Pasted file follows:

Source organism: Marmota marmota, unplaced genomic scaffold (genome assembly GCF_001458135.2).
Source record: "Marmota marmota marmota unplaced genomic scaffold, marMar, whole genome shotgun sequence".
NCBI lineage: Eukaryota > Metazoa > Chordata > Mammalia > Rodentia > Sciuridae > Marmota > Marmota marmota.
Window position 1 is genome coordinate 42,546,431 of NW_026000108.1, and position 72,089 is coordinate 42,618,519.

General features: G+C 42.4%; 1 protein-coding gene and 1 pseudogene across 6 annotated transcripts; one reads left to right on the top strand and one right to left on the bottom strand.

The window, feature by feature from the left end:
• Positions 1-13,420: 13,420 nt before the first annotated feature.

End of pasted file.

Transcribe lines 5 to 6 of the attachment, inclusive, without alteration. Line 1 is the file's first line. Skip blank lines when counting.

General features: G+C 42.4%; 1 protein-coding gene and 1 pseudogene across 6 annotated transcripts; one reads left to right on the top strand and one right to left on the bottom strand.

The window, feature by feature from the left end: